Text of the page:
Mimi's Cyber Kitchen (Mimi Hiller) gives links to various sites (private and commercial) which deal with kosher food and cooking, including many, if not all, of the additional resources listed below.
     

    The Usenet Newsgroup, soc.culture.jewish, maintains an extensive copyrighted FAQ (in 11 parts) dealing with myriad facets of Judaism. Part 4, Section 6, contains "Jewish Dietary Law and Kashrut."

    [Part 4/11]

    Section 6. Jewish Dietary Law and Kashrut 6.1. What is Kosher? Doesn't a rabbi just bless the food 6.2. How can I learn about Kashrut? Is there a "Kosher" FAQ? 6.3. There are a wide variety of kosher symbols. How do I learn who's behind them? 6.4. I'm going to be in <XXX>. How do I find the kosher restaurants? 6.5. Do I need to have a kosher kitchen and kosher home to keep kosher? 6.6. Why do different groups wait different times? 6.7. Why are there different customs on Pesach (i.e., Kitniyos)? 6.8. I'm a vegetarian health-food proponent. Is kosher food healthier? 6.9. Is vegetarianism kosher?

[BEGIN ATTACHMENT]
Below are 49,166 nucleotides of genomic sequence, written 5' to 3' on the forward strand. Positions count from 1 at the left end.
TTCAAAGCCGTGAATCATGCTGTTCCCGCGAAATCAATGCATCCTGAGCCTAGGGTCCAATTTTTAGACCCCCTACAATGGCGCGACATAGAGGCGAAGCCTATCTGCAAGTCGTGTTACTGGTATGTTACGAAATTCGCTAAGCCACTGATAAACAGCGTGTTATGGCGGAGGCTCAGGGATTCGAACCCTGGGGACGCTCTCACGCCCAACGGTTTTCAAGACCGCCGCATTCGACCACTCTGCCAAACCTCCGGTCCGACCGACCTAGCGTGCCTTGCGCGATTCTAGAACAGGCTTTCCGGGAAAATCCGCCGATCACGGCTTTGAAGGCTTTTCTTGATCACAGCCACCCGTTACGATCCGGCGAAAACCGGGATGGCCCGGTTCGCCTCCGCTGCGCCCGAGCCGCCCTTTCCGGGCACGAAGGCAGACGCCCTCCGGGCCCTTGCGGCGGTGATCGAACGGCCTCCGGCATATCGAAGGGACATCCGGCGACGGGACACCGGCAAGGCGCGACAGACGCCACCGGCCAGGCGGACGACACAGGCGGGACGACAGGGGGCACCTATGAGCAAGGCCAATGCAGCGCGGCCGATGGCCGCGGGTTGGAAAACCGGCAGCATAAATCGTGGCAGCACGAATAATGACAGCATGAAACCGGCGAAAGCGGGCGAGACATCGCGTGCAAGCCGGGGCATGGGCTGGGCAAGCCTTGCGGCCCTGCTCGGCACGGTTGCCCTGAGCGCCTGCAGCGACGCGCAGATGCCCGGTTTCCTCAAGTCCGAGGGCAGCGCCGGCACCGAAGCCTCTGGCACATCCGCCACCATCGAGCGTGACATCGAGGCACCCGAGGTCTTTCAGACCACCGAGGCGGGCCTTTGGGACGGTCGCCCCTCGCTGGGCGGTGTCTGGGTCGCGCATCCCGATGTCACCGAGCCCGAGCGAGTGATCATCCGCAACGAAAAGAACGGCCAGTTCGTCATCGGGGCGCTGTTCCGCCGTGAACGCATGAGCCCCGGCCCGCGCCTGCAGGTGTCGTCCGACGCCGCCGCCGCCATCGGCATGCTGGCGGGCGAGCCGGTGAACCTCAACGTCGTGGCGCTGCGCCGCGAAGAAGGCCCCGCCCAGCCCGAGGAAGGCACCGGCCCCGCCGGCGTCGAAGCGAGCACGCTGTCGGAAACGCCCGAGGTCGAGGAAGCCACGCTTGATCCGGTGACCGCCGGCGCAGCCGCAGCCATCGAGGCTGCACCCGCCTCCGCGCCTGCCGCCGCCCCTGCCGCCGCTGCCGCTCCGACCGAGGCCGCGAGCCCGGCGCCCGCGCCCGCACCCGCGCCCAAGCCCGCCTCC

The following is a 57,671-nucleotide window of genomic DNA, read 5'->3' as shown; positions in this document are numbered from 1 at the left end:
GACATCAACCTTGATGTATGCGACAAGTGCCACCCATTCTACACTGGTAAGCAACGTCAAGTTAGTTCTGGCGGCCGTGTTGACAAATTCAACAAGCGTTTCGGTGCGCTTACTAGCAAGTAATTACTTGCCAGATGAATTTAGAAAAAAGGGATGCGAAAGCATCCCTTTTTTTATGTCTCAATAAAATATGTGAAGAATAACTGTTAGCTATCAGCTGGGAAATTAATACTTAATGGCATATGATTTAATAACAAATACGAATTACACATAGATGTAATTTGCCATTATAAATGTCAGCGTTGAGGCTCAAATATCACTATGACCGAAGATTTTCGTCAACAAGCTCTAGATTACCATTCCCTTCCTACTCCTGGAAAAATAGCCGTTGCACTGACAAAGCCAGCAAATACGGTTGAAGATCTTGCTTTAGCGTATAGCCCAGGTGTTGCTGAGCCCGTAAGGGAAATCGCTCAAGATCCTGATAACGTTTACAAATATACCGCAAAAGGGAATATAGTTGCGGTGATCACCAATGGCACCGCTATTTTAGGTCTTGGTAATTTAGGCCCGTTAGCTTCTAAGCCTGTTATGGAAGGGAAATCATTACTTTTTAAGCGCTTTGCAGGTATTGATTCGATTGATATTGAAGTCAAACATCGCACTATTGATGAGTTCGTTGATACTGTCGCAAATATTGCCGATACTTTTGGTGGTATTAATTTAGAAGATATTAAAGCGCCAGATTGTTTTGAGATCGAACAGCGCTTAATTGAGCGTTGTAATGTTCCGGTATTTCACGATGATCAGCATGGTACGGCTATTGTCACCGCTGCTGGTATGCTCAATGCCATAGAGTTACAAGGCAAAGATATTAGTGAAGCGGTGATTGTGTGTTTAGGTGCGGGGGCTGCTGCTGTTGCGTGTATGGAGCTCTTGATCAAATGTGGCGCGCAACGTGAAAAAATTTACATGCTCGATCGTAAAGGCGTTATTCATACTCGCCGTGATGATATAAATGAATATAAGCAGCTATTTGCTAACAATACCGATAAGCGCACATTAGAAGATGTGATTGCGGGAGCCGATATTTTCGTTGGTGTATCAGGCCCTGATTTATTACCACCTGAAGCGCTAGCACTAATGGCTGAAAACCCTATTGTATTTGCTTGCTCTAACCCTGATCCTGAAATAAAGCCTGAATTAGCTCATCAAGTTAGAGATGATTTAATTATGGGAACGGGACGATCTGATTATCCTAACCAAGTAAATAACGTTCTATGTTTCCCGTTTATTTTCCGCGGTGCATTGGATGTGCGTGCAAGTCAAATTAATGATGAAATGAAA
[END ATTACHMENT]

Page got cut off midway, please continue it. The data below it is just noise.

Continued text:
The following separate FAQ related to Judaism is also published as part of the S.C.J. FAQ:

    o Jewish Resources by Mail Order and Computer Steve Seidman <srs3@crux3.cit.cornell.edu> ---

    The section on "kashruth" may be accessed as follows:

    Anonymous FTP:

    All portions of the FAQ and of the reading lists are archived on shamash.nysernet.org [192.77.173.13] and on rtfm.mit.edu, and are available for anonymous FTP; on shamash.org as follows:

    ftp://shamash.org/israel/lists/scj-faq/FAQ/04-Observance

    If you are accessing the archives on rtfm.mit.edu, use this path